Photos courtesy of the Cambridge Housing Authority.
A look inside Cambridge Housing Authority’s report, “Stories of the Can’t Wait List: Who are the 21,000?”
Though the effects of the global pandemic begin to subside and life in Cambridge approaches some semblance of normalcy, many residents continue in their relentless search for affordable housing. Our research report, Equity & Innovation Cities: The Case of Cambridge elevated the many struggles our residents face in one of the most expensive innovation cities in the country – from income inequity to unequal access to opportunity, to the astronomical costs of housing. A new report by the Cambridge Housing Authority (CHA), “Stories of the Can’t Wait List: Who are the 21,000”, tells the stories of community members who face serious challenges in affording to live in the place they call home.
“I am a Cantabrigian born and raised. It hurts that I can’t afford to rent or buy in my hometown.”
Cambridge currently has one the highest median contract rental prices for both owners and renters, estimated at nearly $2,000 a month. As the CHA indicates, housing is a national crisis with nearly 50% of low-income renters who are cost-burdened from rental prices. Cambridge, as the Foundation’s Equity & Innovation Cities report indicates, is no exception, requiring an income of $106,800 to afford an average market rate apartment. The CHA report reinforces that fact and cites the National Low-Income Housing Coalition who found that a two-bedroom apartment requires an income of at least six figures: the equivalent of 150 hours a week of work at minimum wage. As Cambridge’s innovation economy grows and the city attracts new residents, housing prices have skyrocketed. As of fiscal year 2020, the combined assessed value of residential property in Cambridge was more than $32 billion, up from $9.5 billion in 1990 – 350% growth, precipitating an affordability crisis and the decline in middle- and low-income households, with fewer Cambridge residents likely to be homegrown.
The CHA’s publication is a stark reminder that that these numbers and data points reflect human beings with real needs and this powerful compilation of stories convey hardships that many Cantabrigians confront, bringing the reader face to face with the harsh reality of the current competitive housing market. These stories and the changing face of our city also lift up a question voiced by residents in the Equity & Innovation Cities report: “Who is Cambridge for now?”
“Affordable for me is not having to choose between food and a roof over my head.”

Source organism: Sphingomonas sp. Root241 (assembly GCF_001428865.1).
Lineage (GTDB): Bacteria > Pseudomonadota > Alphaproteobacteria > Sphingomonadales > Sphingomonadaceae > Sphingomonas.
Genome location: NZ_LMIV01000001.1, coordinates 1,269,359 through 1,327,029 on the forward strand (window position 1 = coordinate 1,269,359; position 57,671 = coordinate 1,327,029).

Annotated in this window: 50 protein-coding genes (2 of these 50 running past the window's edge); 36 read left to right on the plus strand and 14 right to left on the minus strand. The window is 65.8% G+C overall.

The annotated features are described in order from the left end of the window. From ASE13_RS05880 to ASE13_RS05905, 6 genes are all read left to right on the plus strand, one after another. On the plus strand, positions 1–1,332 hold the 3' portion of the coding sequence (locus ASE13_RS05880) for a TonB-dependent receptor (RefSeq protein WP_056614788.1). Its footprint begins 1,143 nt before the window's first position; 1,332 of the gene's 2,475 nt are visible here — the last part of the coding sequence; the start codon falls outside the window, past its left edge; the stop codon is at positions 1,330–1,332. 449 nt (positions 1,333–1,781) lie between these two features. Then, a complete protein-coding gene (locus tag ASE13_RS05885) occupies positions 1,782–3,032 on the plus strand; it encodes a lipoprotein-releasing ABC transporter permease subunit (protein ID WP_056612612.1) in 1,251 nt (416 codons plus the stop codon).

To shed light on our community as we deal with a national affordable housing crisis, the CHA interviewed and photographed 21,000 households that make up their waiting lists. These interviewees provide halting accounts of the obstacles they encounter, calling attention to issues of accessibility, mental health, precarious living conditions, and personal incomes that do not cover the cost of moving, much less the cost of living. Without the availability of affordable rent, tenants are limited to stressful living situations that are less than ideal when raising a family. For the majority on the CHA’s waiting lists, it is evident that affordable housing represents independence, stability, and the chance to progress in life.
“…My living history and current relationships are emmeshed in this community. If I go, who am I? Where would I find life’s meaning?”
The most impressionable theme woven throughout these stories was the sentimentality of the city of Cambridge. When asked “Why Cambridge?”, respondents – most of whom are native Cantabrigians – listed the accessibility to opportunities, transportation, medical facilities, and good schools. However, interviewees also discussed their appreciation of the arts and culture as well as the inclusive and diverse communities. Intertwined with their memories, family, and friends, Cambridge is part of their identity. This sense of attachment to the city heightens a common feeling of urgency to find a way to remain in Cambridge and avoid further displacement. As our innovation city continues to grow and become wealthier and younger, we must come together as a community and formulate ways in which we can retain our families and longstanding members.
“There is a growing sense of happiness, acceptance, and more beauty to come, and I would love to keep valuing every part of Cambridge.”
The CHA’s publication provides an important platform for Cambridge residents to voice their personal experiences in the search of affordable housing. The realities portrayed humanize and give context to an ongoing issue that needs to be addressed by our community and municipalities. Cantabrigians we spoke with for our Equity & Innovation Cities report mourn the loss of community, recalling neighbors who had to move out as prices rise and leaving them without a “network of people you can trust”.Elevating these voices is an integral part of reminding us of how much further we must go to ensure that we are able to retain Cambridge’s valued diversity by ensuring that people across the income spectrum can find a way to call Cambridge home and are able to afford adequate, safe, and affordable housing. To read the Cambridge Housing Authority’s full publication, visit https://cambridge-housing.org/cantwait/
Written by Madeleine Lachevre. Madeleine graduated from Bates College in 2018 with a Political Science degree and Gender and Sexualities minor. She is interning with the Foundation for the summer.
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